Key Signing

David Turner
Mon Apr 30 19:43:01 2001

Hash: SHA1

On Mon, 30 Apr 2001, Werner Koch wrote:

> > For example, if we were to organise a password at the meeting, then he
> > goes home and sends me an encrypted email containing the password and his
> I am not sure whether I got it right. If your problem is on how to
> sign someones key if he does not know his fingerprint when you meet
> him (or he has no key yet), you can use this protocol:
> 1. Create a shared secret. For example by using
> gpg --gen-random 2 10 | gpg --enarmor
> 2. Both parties write it down and keep it secret.
> 3. Alice gives her fingerprint to Bob (she always carries it with her)
> 4. At home, Bob send the fingerprint along with the shared secret in
> an _encrypted_ mail to Alice. He can do so because he knows Alice
> keys
> 5. Alice decrypt the mail from Bob, verifies the secret against her
> copy and can now be sure that it is Bob's fingerprint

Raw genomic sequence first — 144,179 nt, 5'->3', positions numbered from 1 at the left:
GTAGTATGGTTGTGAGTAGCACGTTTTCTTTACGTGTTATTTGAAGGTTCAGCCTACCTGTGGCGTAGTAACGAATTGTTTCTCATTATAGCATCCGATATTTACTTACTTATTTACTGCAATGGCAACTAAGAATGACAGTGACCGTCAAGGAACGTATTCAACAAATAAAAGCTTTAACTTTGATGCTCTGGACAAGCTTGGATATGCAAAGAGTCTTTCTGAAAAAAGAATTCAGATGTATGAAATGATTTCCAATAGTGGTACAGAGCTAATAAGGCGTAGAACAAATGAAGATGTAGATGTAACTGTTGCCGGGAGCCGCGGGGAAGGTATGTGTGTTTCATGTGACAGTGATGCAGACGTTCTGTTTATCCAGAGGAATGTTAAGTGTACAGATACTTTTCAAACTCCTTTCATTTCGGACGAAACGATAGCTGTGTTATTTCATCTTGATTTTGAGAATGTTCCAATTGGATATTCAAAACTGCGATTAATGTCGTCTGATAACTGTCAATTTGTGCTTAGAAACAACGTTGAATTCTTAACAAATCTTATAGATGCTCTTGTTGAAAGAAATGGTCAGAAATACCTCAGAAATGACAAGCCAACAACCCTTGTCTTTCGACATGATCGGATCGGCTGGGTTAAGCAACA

> 6. Alice signs Bobs key.
The situation was less hypothetical than I had made out. We met at a jazz club, where there is a distinct lack of linux boxes (something I'm trying to change by using one as a spectrum analyser, but that's another story...) I had my fingerprint on my palmtop, and can remember enough of it to know that it hasn't been tampered with, so gave it to him. Since he managed to tell me what his first round was, what software he gave me, what CDs I had with me, how far through Linux From Scratch I was *and* what his fingerprint was, all correctly, in an encrypted message, I deduced that the message has not been tampered with. Similar protocol, but the random secret was generated in a slightly non-standard way. It's good to get confirmation from the experts, though :-) - -- Dave Turner -----BEGIN PGP SIGNATURE----- iD8DBQE67aPUeFNVJYkmfV8RAoANAKCLAOe6MwKmvgrJtFXlJI3Xq8wUZwCfWGjW mMlXyKeHGUm5YajHPLsWthA= =0iyb -----END PGP SIGNATURE-----